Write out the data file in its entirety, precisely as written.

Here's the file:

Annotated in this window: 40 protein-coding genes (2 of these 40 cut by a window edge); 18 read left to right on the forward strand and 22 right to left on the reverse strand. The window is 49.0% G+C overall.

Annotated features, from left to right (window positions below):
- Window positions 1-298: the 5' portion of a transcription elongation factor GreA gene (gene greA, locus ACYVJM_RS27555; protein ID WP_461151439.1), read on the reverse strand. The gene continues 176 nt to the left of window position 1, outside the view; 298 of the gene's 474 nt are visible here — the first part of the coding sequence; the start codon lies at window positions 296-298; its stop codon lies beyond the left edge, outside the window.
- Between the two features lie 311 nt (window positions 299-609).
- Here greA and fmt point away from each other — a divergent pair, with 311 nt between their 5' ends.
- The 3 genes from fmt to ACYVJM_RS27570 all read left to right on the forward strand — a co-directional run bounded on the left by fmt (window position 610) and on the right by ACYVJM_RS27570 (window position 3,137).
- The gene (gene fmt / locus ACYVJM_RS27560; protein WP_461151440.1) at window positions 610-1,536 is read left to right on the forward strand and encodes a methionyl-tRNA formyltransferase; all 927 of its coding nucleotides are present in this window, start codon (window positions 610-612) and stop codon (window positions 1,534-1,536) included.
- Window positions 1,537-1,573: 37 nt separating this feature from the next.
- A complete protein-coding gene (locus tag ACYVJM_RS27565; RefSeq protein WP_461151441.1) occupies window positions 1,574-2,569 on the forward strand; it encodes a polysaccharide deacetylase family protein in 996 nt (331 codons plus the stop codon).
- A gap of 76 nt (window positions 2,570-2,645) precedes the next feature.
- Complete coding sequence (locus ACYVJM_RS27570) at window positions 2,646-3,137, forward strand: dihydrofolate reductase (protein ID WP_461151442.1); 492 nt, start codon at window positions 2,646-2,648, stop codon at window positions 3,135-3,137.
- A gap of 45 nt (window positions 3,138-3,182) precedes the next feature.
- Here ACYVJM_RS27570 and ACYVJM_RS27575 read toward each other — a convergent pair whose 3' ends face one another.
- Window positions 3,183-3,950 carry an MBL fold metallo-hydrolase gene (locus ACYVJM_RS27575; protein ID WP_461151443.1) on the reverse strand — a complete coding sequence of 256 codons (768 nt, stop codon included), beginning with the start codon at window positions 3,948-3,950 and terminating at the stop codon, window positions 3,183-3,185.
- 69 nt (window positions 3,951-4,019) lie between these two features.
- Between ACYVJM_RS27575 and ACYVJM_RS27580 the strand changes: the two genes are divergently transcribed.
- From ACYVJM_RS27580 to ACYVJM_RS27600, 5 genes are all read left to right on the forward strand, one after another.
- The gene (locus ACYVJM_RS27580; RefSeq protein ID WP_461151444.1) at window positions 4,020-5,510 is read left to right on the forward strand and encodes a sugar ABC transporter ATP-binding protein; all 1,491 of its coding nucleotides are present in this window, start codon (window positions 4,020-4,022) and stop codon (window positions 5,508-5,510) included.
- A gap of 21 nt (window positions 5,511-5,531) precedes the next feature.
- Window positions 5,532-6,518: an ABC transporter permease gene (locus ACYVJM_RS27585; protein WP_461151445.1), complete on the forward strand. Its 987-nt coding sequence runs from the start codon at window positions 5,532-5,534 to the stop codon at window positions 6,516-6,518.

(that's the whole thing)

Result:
Annotated in this window: 40 protein-coding genes (2 of these 40 cut by a window edge); 18 read left to right on the forward strand and 22 right to left on the reverse strand. The window is 49.0% G+C overall.

Annotated features, from left to right (window positions below):
- Window positions 1-298: the 5' portion of a transcription elongation factor GreA gene (gene greA, locus ACYVJM_RS27555; protein ID WP_461151439.1), read on the reverse strand. The gene continues 176 nt to the left of window position 1, outside the view; 298 of the gene's 474 nt are visible here — the first part of the coding sequence; the start codon lies at window positions 296-298; its stop codon lies beyond the left edge, outside the window.
- Between the two features lie 311 nt (window positions 299-609).
- Here greA and fmt point away from each other — a divergent pair, with 311 nt between their 5' ends.
- The 3 genes from fmt to ACYVJM_RS27570 all read left to right on the forward strand — a co-directional run bounded on the left by fmt (window position 610) and on the right by ACYVJM_RS27570 (window position 3,137).
- The gene (gene fmt / locus ACYVJM_RS27560; protein WP_461151440.1) at window positions 610-1,536 is read left to right on the forward strand and encodes a methionyl-tRNA formyltransferase; all 927 of its coding nucleotides are present in this window, start codon (window positions 610-612) and stop codon (window positions 1,534-1,536) included.
- Window positions 1,537-1,573: 37 nt separating this feature from the next.
- A complete protein-coding gene (locus tag ACYVJM_RS27565; RefSeq protein WP_461151441.1) occupies window positions 1,574-2,569 on the forward strand; it encodes a polysaccharide deacetylase family protein in 996 nt (331 codons plus the stop codon).
- A gap of 76 nt (window positions 2,570-2,645) precedes the next feature.
- Complete coding sequence (locus ACYVJM_RS27570) at window positions 2,646-3,137, forward strand: dihydrofolate reductase (protein ID WP_461151442.1); 492 nt, start codon at window positions 2,646-2,648, stop codon at window positions 3,135-3,137.
- A gap of 45 nt (window positions 3,138-3,182) precedes the next feature.
- Here ACYVJM_RS27570 and ACYVJM_RS27575 read toward each other — a convergent pair whose 3' ends face one another.
- Window positions 3,183-3,950 carry an MBL fold metallo-hydrolase gene (locus ACYVJM_RS27575; protein ID WP_461151443.1) on the reverse strand — a complete coding sequence of 256 codons (768 nt, stop codon included), beginning with the start codon at window positions 3,948-3,950 and terminating at the stop codon, window positions 3,183-3,185.
- 69 nt (window positions 3,951-4,019) lie between these two features.
- Between ACYVJM_RS27575 and ACYVJM_RS27580 the strand changes: the two genes are divergently transcribed.
- From ACYVJM_RS27580 to ACYVJM_RS27600, 5 genes are all read left to right on the forward strand, one after another.
- The gene (locus ACYVJM_RS27580; RefSeq protein ID WP_461151444.1) at window positions 4,020-5,510 is read left to right on the forward strand and encodes a sugar ABC transporter ATP-binding protein; all 1,491 of its coding nucleotides are present in this window, start codon (window positions 4,020-4,022) and stop codon (window positions 5,508-5,510) included.
- A gap of 21 nt (window positions 5,511-5,531) precedes the next feature.
- Window positions 5,532-6,518: an ABC transporter permease gene (locus ACYVJM_RS27585; protein WP_461151445.1), complete on the forward strand. Its 987-nt coding sequence runs from the start codon at window positions 5,532-5,534 to the stop codon at window positions 6,516-6,518.